Non-profit Code.org has brought together some of the biggest names in both technology and politics to teach the next generation the basics of programming, and hopefully entice more students to consider computer science-based careers.
Code.org wants to change the general attitude that the United States holds of coding. Only one in ten schools in the U.S. offer Computer Science classes, and many of these are electives rather than credit-based, and so there is little to entice students to pursue the subject as part of a STEM (Science, Technology, Engineering and Math) career. The non-profit has been campaigning for this to change in order to make sure the next generation are trained in these areas, and the "Hour of Code" promotion is designed to improve awareness around the issue -- as well as provide basic instruction for interested students of any age.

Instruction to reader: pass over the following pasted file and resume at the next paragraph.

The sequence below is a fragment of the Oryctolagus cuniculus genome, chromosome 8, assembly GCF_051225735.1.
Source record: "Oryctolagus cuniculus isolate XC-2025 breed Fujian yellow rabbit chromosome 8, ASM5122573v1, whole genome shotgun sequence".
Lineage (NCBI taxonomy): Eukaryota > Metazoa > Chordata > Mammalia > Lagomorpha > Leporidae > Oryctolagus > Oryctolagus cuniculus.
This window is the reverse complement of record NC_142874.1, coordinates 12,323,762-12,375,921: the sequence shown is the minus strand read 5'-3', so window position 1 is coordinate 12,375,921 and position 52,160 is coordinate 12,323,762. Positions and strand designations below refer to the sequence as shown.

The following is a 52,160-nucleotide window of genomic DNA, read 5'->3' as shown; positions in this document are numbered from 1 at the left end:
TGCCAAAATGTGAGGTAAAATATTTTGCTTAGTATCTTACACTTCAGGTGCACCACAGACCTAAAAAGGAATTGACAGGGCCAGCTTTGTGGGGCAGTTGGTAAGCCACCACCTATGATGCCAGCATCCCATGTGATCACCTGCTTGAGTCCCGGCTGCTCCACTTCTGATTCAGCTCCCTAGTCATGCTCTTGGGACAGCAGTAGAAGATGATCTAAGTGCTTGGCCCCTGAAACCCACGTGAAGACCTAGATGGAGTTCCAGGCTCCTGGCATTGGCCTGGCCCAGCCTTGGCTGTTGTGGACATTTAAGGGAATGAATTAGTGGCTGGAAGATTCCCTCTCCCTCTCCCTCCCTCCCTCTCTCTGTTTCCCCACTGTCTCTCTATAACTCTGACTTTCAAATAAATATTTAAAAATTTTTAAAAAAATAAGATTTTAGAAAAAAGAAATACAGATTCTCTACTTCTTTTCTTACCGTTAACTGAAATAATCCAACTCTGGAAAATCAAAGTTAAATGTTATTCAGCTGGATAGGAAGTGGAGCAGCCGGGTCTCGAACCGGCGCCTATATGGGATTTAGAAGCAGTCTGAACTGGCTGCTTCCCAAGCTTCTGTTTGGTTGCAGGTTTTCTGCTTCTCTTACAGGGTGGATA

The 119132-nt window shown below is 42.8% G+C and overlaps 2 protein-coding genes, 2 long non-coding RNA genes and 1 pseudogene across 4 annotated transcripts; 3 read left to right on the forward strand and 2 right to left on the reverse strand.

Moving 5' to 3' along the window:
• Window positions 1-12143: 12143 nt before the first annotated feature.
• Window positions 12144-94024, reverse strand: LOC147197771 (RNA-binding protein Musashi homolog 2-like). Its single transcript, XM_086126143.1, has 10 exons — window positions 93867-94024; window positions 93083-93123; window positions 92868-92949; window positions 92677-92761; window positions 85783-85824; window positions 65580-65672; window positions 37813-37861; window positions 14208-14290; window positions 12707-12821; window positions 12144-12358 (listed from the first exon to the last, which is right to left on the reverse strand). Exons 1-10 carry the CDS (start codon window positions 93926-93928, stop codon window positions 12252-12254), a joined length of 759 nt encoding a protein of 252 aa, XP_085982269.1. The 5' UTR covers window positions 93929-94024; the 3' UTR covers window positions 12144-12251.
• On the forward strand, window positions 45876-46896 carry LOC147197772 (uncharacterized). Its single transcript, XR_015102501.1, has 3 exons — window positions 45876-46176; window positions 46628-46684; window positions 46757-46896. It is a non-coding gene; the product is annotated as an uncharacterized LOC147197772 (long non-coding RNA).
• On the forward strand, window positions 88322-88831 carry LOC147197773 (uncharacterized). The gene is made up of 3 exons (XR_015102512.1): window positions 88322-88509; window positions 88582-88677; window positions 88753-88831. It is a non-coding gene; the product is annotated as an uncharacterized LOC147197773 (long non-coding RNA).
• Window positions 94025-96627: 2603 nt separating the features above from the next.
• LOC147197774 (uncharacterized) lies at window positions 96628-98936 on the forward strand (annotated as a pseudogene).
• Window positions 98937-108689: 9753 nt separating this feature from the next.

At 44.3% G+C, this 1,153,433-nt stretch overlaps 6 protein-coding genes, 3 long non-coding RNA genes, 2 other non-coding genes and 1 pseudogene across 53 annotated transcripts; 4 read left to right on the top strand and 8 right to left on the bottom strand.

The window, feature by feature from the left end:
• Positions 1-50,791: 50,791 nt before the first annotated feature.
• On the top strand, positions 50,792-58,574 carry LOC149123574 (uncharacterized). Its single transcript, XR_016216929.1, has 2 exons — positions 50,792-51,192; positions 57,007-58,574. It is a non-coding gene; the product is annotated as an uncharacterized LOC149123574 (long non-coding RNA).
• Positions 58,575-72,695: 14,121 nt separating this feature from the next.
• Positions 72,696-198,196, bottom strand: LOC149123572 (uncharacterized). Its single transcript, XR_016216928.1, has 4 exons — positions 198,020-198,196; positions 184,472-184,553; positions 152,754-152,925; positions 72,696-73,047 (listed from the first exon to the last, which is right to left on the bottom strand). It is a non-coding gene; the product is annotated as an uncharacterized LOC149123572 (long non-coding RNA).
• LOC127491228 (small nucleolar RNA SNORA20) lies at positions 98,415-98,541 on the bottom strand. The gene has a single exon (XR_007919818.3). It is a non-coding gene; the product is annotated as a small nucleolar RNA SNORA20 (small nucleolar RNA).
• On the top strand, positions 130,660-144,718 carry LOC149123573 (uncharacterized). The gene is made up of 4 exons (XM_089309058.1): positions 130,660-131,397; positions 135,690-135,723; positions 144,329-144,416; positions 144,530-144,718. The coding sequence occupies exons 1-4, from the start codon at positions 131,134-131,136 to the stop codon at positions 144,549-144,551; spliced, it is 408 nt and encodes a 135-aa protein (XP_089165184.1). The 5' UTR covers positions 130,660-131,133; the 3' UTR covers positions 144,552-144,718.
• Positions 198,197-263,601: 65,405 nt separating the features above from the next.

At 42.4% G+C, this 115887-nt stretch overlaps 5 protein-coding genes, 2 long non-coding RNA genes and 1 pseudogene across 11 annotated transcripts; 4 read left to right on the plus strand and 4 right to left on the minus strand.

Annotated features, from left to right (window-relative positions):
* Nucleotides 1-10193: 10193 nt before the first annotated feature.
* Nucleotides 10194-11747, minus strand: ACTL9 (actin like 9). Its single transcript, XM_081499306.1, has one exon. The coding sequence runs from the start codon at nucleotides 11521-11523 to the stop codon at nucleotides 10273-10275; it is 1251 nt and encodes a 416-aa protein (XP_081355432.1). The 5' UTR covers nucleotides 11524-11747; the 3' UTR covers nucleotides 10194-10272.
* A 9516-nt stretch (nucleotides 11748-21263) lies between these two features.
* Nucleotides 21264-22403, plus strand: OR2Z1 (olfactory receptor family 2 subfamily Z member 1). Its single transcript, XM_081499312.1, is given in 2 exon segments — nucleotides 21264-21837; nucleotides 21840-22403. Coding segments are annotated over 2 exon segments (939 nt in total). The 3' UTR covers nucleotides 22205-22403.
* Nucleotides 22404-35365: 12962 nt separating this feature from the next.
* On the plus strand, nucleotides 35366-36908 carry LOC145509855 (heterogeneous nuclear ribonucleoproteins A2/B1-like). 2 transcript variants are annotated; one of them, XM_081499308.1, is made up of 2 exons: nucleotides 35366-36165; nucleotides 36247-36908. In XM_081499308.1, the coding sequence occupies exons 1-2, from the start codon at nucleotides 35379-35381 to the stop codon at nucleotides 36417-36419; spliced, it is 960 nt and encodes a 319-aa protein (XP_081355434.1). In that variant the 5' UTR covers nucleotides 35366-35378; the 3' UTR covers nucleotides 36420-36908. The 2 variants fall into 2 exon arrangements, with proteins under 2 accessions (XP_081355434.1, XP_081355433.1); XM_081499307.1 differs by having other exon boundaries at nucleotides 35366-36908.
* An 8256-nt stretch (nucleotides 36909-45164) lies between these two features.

During this week, Code.org is asking teachers to dedicate one hour to educating students on programming as part of the Computer Science Education Week, running from December 9th to the 15th.
Many of the tutorials are promoted as suitable for all ages, and some are focused on middle and high school ages. The scheme covers many of the most popular scripting languages, and encourage students to continue learning the basics once they have completed the "Hour of Code" lesson.
To further promote the cause, Apple and Microsoft are offering "Hour of Code" tutorial sessions at their retail outlets. In addition, this week you may see computer science-based materials on the home pages of companies including Google, YouTube and Disney, as shown above.
However, the promotion of this event by corporations including Microsoft, Facebook, Apple and Google has been criticised. Combine the race to innovate and the insinuation of technology into almost every facet of our lives, and you find you need skilled help to stay competitive as a company, especially on an international platform. The problem is that within computing, there is a chronic shortage in the talent pool. Some critics argue that the promotion of computer science in schools is not about training the next generation to equip them properly for the workplace, but is instead a recruiting drive that starts young.